Kant affirms this by declaring, "In order, then, to call a man evil, it would have to be possible a priori to infer from several evil acts done with consciousness of their evil, or from one such act, an underlying evil maxim." [Immanuel Kant, Religion Within the Limits of Reason Alone, translated with notes by Theodore M. Green and Hoyt H. Hudson (New York: Harper & Row Publishers, 1960), 16.]

Maxims are, by Kantian definition, principles or guidelines by which an individual’s conduct is guided. For instance if a person has good maxims that person will be good. However, if a person has evil maxims then that person will be evil. Someone might ask, how do we know which maxims are good and which maxims are bad? This, of course, is known through what Kant calls the Categorical Imperative (CI). The CI, as Kant puts it, states, "Act only on that maxim through which you can at the same time will that it should become a universal law." [Immanuel Kant, Groundwork of the Metaphysic of Morals, translated by H. J. Paton (New York: Harper & Row, 1964), 88. There is actually multiple versions of the CI, but the one quoted here is the most appropriate version for this work.In describing the CI John L. Treloar explains, "When people act in accord with this law, they manifest total rationality and personhood by acknowledging obligation and accountability. Consequently, for one to follow this law is the height of morality and freedom." [John L. Treloar, "The Crooked Wood of Humanity: Kant’s Struggle with Radical Evil," Philosophy and Theology (Summer 1989), 344-45.]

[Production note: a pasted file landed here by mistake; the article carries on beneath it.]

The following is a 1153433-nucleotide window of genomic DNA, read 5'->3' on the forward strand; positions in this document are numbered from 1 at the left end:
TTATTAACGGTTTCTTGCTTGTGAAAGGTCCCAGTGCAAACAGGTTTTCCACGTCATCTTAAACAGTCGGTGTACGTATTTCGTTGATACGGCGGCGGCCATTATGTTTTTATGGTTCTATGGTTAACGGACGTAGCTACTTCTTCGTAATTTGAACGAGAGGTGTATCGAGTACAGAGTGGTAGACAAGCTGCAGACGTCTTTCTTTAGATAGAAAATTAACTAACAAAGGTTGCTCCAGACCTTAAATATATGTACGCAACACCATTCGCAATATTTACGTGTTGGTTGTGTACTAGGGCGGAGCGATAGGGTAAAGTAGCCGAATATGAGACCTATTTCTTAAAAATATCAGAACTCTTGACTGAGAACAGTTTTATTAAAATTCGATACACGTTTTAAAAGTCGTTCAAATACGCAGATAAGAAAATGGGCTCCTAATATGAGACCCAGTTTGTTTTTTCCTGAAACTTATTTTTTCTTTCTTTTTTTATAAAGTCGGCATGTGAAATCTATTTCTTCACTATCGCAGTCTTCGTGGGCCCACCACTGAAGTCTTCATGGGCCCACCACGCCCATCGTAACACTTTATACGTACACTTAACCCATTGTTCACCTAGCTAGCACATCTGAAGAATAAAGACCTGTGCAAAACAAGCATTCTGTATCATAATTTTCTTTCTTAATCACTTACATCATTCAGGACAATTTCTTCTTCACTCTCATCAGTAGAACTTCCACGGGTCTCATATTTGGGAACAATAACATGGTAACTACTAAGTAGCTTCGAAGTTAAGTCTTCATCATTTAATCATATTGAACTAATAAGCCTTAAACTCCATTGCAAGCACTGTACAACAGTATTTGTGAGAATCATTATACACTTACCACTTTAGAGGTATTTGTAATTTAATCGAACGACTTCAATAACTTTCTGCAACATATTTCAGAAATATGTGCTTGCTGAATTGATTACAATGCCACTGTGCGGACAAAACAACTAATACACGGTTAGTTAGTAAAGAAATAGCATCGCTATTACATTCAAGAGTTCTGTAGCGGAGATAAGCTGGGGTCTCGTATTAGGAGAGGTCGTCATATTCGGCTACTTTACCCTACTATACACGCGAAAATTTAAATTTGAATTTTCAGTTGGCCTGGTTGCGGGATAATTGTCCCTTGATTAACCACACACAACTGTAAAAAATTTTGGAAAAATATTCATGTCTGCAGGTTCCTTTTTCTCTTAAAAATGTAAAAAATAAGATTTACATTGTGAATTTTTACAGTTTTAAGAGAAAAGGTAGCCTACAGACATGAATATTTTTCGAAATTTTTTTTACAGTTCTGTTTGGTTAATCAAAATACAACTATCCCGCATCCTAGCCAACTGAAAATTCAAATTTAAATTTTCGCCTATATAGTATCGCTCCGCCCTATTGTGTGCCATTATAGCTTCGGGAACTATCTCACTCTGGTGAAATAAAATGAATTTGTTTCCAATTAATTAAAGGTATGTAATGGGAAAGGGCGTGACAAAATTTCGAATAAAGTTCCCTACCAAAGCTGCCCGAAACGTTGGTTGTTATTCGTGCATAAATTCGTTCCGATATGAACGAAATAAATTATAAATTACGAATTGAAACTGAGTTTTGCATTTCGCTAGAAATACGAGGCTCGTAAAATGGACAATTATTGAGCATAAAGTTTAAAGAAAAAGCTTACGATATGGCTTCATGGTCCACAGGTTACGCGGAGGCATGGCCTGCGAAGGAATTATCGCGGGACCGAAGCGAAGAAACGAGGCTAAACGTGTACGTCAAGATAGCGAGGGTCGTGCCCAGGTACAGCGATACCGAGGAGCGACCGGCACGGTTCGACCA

Animality, as Kant describes is subsumed under the notion of "physical and purely mechanical self-love." This is considered mechanical in that no reason is needed, it is merely something that is in the human predisposition. Kant says that animality consists of three facets—self-preservation, propagation of the species through sexual impulses (and the care of offspring), and community with other men, or the social impulse—but that these three also have their vices which do not stem from the predisposition itself. Rather these vices—gluttony, lust, and wild lawlessness—are of what Kant calls the coarseness (rohigkeit) of nature. Simply put, these vices are not inherent in the human predisposition. Rather these vices are deviations from natural purposes.